You Can Divorce Your Spouse, But Can You Ditch the Credit Card Debt?

Divorce can have a major impact on a family’s finances, especially if either spouse or both spouses have high credit card balances. How the credit card debt is handled during the divorce depends on a number of factors, including who incurred the credit card debt and for what purposes.

In New Jersey, the Court will examine the reason debt was incurred, not who used the credit card or whose name is on the credit account. Even if your name is not on the credit card, you are not an authorized user, you have never used the credit card, or you do not know the balance you may still be responsible for part of the debt if it was used for marital expenses.

Marital expenses broadly includes (but is not limited to) any expenses that were part of the family lifestyle such as clothes, household items, groceries, eating at restaurants, payment of vehicles, family vacations, and/or entertainment. More generally, any expense for a purchase that is reasonably needed by one family member will be part of marital debt. Credit card debt covering those types of expenses, no matter whose name is on the account under, will be divided through equitable distribution.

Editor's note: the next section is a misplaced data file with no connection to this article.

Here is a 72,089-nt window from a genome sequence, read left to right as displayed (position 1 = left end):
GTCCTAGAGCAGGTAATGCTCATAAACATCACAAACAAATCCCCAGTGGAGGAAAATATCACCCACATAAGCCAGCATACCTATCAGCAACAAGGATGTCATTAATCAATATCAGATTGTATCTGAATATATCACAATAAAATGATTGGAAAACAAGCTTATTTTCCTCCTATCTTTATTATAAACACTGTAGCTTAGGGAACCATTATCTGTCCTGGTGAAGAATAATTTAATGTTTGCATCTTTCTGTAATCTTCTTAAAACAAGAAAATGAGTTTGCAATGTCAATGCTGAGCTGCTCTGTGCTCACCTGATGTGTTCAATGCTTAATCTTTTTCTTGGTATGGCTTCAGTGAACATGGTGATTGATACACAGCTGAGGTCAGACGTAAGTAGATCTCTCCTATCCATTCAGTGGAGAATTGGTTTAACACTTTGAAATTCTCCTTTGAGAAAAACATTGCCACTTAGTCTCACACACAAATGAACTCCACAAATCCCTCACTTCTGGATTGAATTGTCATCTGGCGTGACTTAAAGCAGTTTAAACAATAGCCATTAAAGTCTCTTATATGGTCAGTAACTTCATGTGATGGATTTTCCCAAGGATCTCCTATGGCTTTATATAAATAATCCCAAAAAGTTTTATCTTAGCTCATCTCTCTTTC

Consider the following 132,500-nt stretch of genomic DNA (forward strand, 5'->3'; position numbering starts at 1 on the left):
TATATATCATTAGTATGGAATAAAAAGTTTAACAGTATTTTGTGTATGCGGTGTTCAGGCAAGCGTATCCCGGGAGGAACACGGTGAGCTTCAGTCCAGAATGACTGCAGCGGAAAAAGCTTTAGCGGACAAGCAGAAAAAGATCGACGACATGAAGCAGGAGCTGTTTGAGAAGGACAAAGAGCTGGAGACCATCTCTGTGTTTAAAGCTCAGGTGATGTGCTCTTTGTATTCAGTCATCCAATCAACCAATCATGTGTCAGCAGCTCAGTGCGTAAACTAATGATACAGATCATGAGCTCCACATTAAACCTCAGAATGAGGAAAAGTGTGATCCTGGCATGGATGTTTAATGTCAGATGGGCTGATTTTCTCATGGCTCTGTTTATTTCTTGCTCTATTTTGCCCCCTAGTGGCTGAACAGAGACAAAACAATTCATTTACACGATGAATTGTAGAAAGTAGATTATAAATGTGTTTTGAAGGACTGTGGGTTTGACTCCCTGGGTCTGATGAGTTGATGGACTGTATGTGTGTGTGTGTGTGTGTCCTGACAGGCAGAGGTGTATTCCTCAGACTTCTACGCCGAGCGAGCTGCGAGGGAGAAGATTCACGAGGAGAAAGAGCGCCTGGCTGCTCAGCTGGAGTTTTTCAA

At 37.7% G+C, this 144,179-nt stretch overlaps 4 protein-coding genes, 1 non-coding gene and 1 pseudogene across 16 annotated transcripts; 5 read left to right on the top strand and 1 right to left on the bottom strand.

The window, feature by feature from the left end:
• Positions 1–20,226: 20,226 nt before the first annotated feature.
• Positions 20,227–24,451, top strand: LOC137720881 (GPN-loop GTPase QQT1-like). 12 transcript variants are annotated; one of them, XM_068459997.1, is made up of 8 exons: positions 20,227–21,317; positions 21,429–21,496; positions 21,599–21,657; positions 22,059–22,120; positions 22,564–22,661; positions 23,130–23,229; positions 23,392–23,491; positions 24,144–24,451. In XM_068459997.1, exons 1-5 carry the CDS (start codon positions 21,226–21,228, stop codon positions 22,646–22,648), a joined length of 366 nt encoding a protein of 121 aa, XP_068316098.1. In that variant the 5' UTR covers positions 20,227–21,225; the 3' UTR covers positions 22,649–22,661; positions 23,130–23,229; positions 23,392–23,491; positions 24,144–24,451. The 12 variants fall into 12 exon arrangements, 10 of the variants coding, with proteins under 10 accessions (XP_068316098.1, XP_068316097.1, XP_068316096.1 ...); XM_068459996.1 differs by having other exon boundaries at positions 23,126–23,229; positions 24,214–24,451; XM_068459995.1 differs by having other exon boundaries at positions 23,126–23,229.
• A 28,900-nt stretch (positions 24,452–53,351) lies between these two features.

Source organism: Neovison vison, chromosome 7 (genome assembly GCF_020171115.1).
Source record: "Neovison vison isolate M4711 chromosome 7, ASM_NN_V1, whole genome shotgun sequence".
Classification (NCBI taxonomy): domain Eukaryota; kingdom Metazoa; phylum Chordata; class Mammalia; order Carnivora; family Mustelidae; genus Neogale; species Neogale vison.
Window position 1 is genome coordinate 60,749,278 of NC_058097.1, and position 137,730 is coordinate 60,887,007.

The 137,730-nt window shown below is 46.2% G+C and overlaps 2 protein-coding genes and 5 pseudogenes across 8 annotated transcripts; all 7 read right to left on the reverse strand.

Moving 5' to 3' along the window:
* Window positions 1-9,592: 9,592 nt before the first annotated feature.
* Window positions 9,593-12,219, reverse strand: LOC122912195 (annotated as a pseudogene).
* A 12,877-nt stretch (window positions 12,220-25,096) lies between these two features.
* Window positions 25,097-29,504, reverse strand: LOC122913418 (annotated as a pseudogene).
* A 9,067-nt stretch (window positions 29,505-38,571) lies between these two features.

On the other hand, if there is credit card debt that was accumulated solely by one party for non-marital expenses in nature then you may be able to ditch debt post-divorce. Some examples may include secret gambling, drug use, or spending related to extramarital affairs.   

The way you handle credit card debt in a divorce can have an impact on your finances in the future. If you have questions on how to handle credit card debt, and if it is marital debt, contact the family law attorneys at Cohn Lifland Pearlman Herrmann & Knopf to discuss alternate solutions for dealing with debt during the divorce process.